Intracervical insemination (ICI) is a fertility treatment which can be performed at home. It involves a cervical cap which keeps the semen against the cervix for an extended amount of time. Here we explain what ICI is, who might need it and how it’s performed.
What is ICI?
ICI is a less invasive treatment in which semen is placed near a woman’s cervix to help her conceive1. The purpose is to increase the number of sperm that make it through the cervix and into the uterus, where they can swim up the fallopian tubes and attempt to fertilise the egg. It can be performed in the menstrual cycle around ovulation or with fertility drugs in a medicated cycle monitored by a fertility specialist.
When is ICI most suitable?
There are a number of reasons that ICI could be a potential treatment option. This includes if you are in a relationship where you can’t have sexual intercourse or if you find it difficult or painful to have intercourse2. It may also be suitable for those experiencing mild male factor infertility, ejaculatory disorders or in cases of unexplained infertility3.
How is ICI performed?
ICI can be performed at home around the time of ovulation either during a natural cycle or a medicated cycle with the help of a fertility clinic. In a natural cycle you would use ovulation predictor kits (OPKs) as they detect the hormone levels that trigger ovulation4.
The treatment is performed with the help of a small silicone cup, called a cervical cap. The cervical cap is inserted through the vagina and holds semen against the cervix for a period of 4-6 hours5.
If you are using ICI with a medicated cycle through a fertility clinic, you may be given medication to help stimulate your ovaries. A medicated cycle may require daily oral medication or daily injections of gonadotropins like Menopur or Gonal-F. You would be required to attend the clinic for monitoring ultrasound scans in order to establish that your ovaries are responding well to the medication – but also to make sure that not too many follicles are growing (to reduce the risk of multiples in pregnancy). A trigger injection could be given to help the eggs mature and be released from the ovary, and the procedure would be scheduled accordingly.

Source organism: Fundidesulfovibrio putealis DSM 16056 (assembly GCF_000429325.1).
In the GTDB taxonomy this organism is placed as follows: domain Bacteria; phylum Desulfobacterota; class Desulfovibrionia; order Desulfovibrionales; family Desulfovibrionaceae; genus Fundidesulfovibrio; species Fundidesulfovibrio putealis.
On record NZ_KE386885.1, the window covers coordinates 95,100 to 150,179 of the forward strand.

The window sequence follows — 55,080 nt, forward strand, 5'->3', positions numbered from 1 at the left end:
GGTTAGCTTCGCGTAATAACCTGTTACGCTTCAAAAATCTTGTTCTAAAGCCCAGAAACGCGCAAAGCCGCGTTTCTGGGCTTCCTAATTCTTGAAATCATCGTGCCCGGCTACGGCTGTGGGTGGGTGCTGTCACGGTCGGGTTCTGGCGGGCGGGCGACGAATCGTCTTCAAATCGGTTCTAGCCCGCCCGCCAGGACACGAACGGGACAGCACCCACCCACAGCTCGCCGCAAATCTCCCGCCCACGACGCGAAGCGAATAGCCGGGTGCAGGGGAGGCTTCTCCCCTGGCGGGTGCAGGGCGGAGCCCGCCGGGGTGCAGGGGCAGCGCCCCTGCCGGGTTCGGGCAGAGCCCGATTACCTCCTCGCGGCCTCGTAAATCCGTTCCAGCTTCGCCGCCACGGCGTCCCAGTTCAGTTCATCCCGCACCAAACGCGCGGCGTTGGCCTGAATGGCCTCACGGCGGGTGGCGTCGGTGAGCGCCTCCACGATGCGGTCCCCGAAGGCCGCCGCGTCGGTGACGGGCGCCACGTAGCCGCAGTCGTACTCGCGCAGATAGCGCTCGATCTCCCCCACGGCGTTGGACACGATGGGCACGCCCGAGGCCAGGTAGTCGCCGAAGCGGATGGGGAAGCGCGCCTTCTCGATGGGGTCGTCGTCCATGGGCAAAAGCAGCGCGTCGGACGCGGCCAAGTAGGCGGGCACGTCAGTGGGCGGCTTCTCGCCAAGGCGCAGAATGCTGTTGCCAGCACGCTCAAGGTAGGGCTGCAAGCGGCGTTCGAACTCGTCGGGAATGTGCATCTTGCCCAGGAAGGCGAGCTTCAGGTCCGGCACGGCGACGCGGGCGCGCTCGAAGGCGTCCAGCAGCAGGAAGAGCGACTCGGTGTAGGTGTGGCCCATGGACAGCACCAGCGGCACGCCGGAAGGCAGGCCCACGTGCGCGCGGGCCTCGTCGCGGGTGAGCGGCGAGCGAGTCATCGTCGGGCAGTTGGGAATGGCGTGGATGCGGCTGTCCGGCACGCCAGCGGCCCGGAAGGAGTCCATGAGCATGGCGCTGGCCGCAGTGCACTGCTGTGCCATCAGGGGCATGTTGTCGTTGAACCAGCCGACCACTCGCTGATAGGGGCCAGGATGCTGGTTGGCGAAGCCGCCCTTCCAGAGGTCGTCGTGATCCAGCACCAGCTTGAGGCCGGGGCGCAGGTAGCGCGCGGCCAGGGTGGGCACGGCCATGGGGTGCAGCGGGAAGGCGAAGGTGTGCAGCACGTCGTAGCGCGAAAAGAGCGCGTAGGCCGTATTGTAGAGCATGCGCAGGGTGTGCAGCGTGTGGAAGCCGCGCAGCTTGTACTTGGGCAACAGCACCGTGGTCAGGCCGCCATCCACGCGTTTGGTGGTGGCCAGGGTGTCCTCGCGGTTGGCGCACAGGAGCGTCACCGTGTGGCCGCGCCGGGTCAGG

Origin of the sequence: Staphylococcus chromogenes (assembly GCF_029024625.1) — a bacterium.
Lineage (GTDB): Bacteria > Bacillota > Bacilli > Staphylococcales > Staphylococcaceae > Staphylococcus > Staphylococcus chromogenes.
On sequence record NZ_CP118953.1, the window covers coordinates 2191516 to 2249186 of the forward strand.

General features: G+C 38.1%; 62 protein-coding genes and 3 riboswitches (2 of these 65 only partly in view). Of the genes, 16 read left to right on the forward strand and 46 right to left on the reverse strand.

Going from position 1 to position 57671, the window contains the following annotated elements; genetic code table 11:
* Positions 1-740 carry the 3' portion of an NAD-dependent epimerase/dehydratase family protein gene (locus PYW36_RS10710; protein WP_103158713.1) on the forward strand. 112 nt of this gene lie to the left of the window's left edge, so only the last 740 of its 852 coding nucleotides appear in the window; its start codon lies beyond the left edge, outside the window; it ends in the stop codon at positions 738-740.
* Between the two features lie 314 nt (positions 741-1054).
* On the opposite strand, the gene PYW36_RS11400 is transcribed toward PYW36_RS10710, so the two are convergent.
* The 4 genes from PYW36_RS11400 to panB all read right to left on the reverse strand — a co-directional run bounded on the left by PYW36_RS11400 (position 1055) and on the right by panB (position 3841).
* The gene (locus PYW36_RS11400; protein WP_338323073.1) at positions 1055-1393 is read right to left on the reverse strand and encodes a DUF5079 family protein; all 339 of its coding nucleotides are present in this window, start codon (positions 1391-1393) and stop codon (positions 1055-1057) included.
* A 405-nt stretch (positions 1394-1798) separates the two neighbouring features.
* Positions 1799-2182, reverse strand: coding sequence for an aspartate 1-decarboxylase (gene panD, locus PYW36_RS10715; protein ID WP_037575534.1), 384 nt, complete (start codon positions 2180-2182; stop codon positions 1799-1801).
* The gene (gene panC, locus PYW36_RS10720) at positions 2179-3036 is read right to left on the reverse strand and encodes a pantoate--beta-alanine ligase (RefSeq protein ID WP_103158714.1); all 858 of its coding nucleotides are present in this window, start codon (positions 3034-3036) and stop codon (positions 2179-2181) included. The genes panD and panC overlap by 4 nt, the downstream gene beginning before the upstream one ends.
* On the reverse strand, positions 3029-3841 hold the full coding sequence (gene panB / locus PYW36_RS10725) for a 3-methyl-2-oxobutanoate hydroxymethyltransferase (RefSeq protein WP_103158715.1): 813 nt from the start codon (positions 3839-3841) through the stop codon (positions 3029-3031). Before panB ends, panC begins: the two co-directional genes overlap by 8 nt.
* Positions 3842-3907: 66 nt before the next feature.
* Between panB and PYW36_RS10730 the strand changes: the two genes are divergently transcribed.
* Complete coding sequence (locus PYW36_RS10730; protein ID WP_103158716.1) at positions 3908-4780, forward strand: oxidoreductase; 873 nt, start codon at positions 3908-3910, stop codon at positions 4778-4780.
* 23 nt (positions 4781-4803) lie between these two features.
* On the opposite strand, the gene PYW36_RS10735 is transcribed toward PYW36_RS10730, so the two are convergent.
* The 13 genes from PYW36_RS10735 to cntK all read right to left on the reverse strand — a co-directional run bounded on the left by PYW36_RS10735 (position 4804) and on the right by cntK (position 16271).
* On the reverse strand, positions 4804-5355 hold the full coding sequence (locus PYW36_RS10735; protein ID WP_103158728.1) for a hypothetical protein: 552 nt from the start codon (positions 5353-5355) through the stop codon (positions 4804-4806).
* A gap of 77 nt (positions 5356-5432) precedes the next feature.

Are there any risks of ICI?
The risks involved with ICI are minimal. Some women may experience discomfort when the cervical cap is in place. If you take fertility medicine to stimulate ovulation, there is a small risk of developing ovarian hyperstimulation syndrome (OHSS). There’s also a chance that you may have more than 1 baby, which has additional risks during pregnancy and labour for both you and your babies. If you are considering ICI with fertility drugs, please discuss risks with your doctor.
How effective is ICI?
The chances of success of ICI largely depends on the specific circumstance you are in when you receive treatment. The age of the woman having treatment, any known cause of infertility, previous pregnancy history and certain lifestyle factors can all have an impact on how likely the treatment is to be effective.
Pregnancy rates after 1 cycle of ICI can be 15.2%6, 20.1% after 3 cycles and 37.9% after 6 cycles7. For women under 35 years old, pregnancy rates can be as high as over 50% after 6 cycles8,9.
How can I access ICI?
In 2022, we’ll be launching the first clinical grade at-home ICI kit in the UK. In each kit, you’ll get 2 insemination devices, which will help you easily place a cervical cap to perform ICI at home. You’ll also get ovulation tests, pregnancy tests, and everything you need to support you on your conception journey.
- Terms explained | Information for the public | Fertility problems: assessment and treatment | Guidance | NICE
- Intrauterine insemination | Information for the public | Fertility problems: assessment and treatment | Guidance | NICE
- Intrauterine insemination: is it an effective treatment for male factor infertility?
- intrauterine insemination (IUI) – NHS
- Intrauterine insemination versus intracervical insemination in donor sperm treatment – Kop, PAL – 2018 | Cochrane Library
- A prospective, randomized, cross-over comparison of two methods of artificial insemination by donor on the incidence of conception: intracervical insemination by straw versus cervical cap
- Intrauterine insemination or intracervical insemination with cryopreserved donor sperm in the natural cycle: a cohort study
- Fertility: NICE Guidelines
- Initial advice to people concerned about delays in conception – NICE Pathways